Archives for posts with tag: relationships
Venn Diagram Truth Table

Venn Diagram Truth Table

In the past, I would do almost anything to save a relationship … even one that wasn’t in my best interest. Until, I realized how much that “bad” relationship cost me personally. How many tears, disappointments, rejections and dismissals. It all adds up to character development and a greater experience of life lessons.

That’s a nice way of saying that you learn about life from stuff that was painful.

Relationships work best when similar needs and wants intersect. Pairing a pirate with a nun is probably not going to produce a harmonious arrangement of intersecting points.

And over the last decade, I have learned that salvaging is intense. Building is easy.

What’s the Difference?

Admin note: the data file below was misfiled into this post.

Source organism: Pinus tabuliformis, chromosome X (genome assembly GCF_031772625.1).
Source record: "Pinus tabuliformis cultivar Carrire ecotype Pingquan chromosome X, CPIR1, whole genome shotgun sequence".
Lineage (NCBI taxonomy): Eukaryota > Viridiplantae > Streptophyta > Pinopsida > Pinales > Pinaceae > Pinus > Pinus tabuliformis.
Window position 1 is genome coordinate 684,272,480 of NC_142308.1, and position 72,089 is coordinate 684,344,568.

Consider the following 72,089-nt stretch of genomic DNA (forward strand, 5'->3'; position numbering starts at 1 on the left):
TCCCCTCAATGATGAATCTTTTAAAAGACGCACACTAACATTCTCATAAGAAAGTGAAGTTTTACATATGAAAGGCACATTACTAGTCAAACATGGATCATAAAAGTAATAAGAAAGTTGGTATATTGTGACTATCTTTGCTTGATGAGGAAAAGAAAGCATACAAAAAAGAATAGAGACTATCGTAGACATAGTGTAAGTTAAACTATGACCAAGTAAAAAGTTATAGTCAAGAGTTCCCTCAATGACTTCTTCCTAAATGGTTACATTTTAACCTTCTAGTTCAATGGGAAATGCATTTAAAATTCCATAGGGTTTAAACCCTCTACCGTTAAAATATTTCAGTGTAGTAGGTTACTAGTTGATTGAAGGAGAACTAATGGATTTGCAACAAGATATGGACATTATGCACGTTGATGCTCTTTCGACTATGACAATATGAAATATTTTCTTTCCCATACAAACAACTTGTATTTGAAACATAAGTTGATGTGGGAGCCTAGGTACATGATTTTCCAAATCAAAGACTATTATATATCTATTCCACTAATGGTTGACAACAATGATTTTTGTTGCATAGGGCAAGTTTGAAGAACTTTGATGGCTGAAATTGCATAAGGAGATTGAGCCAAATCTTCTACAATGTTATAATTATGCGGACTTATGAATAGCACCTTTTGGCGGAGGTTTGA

Salvaging is picking up the pieces, the dregs of what once was. Building creates form and function from anew.

Back Story: A long time ago, I bought a house built from salvaged materials. The original house was almost done with construction when a fire broke out. The builder, not having enough cash to rebuild from scratch (the house wasn’t insured because it wasn’t completed), salvaged and scrimped to get the house rebuilt. He did some interesting things that would never work in today’s building code but we are talking about sixty years ago.

The house wasn’t plumb. No corner was square. The load bearing beam had lally columns (I could go on). You get the picture? The house was pieced together with parts that didn’t fit.